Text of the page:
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Novel Device Detects Air Pollution at the Nano Level

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Posted May 14, 2015

A group of researchers from the Nanoparticles by Design Unit at the Okinawa Institute of Science and Technology Graduate University (OIST), the Materials Centre Leoben Austria and the Austrian Centre for Electron Microscopy and Nanoanalysis has developed a novel way of detecting ambient air pollution at the nanoscale.

New gas sensing device promises efficient policing of greenhouse gases at the nanoscale. Image credit: Gilles Tarabiscuité via Pixabay, CC0 Public Domain.

New gas sensing device promises efficient policing of greenhouse gases at the nanoscale. Image credit: Gilles Tarabiscuité via Pixabay, CC0 Public Domain.

The new paper, recently published in the science journal Nanotechnology, details the way these researchers used a palladium (Pd) nanoparticle-covered copper oxide (CuO) nanowire to detect carbon monoxide (CO), which is one of the chief contributors to climate change.

Since copper oxide – a known semiconductor – can be made to undergo dramatic changes in its electrical properties by attaching foreign atoms to its surface at high temperatures, the research team incorporated the CuO nanowire into an electrical circuit, thereby enabling it to detect CO indirectly by measuring the change in the resulting circuit’s electrical resistance to it.

To make the new sensor more efficient, the researchers deployed a sophisticated technique which helped them to first sort the palladium nanoparticles according to size (around 5 nm) and then evenly deposit them onto the nanowire in a four point configuration. Test results demonstrated that the Pd-decorated version of the sensor shows a significantly greater increase in electrical resistance when operating in environments infused with carbon monoxide.

This technique can also be used to layer different nanoparticles at the same time on segregated areas of the sensor, making it capable of detecting a wider range of industrial pollutants.

Palladium nanoparticles were deposited on the entire wafer in an evenly distributed fashion, as seen in the background. They also attached on the surface of the copper oxide wire in the same evenly distributed manner, as seen in the foreground. On the upper right is a top view of a single palladium nanoparticle photographed with a transmission electron microscope(TEM) which can only produce black and white images. The nanoparticle is made up of columns consisting of palladium atoms stacked on top of each other. (This image has been modified from the original to provide a better visualization.) Image credit: OIST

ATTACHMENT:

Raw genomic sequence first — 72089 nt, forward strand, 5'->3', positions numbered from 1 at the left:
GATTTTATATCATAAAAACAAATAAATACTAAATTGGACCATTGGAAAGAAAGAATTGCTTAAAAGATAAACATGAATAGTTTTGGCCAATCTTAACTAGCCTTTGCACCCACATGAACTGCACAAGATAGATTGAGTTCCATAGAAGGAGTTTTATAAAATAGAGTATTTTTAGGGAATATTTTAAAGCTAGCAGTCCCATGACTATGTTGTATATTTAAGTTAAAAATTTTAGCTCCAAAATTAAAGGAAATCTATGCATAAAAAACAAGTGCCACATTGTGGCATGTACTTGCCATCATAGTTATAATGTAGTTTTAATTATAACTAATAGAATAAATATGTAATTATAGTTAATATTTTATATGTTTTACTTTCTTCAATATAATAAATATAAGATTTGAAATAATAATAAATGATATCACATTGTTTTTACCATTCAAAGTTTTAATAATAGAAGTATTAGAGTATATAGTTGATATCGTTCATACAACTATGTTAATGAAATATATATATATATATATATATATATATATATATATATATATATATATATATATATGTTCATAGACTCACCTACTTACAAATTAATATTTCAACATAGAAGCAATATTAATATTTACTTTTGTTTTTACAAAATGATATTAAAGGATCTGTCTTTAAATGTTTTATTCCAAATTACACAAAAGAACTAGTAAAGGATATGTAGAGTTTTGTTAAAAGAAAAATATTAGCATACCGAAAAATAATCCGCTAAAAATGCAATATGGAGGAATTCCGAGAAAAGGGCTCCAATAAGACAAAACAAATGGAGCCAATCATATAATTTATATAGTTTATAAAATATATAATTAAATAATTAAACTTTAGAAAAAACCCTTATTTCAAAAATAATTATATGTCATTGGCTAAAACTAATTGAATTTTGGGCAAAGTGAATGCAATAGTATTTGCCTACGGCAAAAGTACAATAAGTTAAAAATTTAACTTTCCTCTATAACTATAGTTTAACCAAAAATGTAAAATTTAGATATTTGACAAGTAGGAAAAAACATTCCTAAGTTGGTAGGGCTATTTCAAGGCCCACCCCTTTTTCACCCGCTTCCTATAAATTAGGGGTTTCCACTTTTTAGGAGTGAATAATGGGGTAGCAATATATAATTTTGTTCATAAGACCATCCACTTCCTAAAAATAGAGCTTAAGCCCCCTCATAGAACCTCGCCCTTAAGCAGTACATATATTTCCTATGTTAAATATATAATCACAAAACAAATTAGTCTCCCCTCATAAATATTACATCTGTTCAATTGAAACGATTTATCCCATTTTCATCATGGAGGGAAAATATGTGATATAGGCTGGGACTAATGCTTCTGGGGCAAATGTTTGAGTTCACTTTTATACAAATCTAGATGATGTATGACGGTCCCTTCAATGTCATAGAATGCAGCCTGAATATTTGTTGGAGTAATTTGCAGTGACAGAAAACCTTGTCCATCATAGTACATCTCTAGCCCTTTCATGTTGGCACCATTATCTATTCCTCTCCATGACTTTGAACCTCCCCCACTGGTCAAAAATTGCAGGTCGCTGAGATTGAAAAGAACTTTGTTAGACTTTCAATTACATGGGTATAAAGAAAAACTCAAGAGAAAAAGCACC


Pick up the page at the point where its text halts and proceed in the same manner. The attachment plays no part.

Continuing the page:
Palladium nanoparticles were deposited on the entire wafer in an evenly distributed fashion, as seen in the background. They also attached on the surface of the copper oxide wire in the same evenly distributed manner, as seen in the foreground. On the upper right is a top view of a single palladium nanoparticle photographed with a transmission electron microscope(TEM) which can only produce black and white images. The nanoparticle is made up of columns consisting of palladium atoms stacked on top of each other. (This image has been modified from the original to provide a better visualization.) Image credit: OIST

While most other gas sensing devices are clunky and largely non-scalable, their tiny new counterparts could prove to be less expensive and easier to produce on a mass scale.

The only foreseeable hurdle to making this nano-contraption the default industrial gas sensor is the high temperatures needed to ensure the requisite electrical response – the study utilized a temperature as high as 350 degrees centigrade.

Further research will aim to examine different nanowire-nanoparticle combinations that might result in tweaks making such extreme heat unnecessary.

“I think nanoparticle-decorated nanowires have a huge potential for practical applications as it is possible to incorporate this type of technology into industrial devices,” said Stephan Steinhauer, a Japan Society for the Promotion of Science (JSPS) postdoctoral research fellow working under the supervision of Prof. Mukhles Sowwan at the OIST Nanoparticles by Design Unit.

The new conductometric (meaning based on fluctuations in electrical conductivity) gas sensor was tested in humid synthetic air that mimics the conditions of its deployment in the future.

Sources: study abstract, oist.jp.

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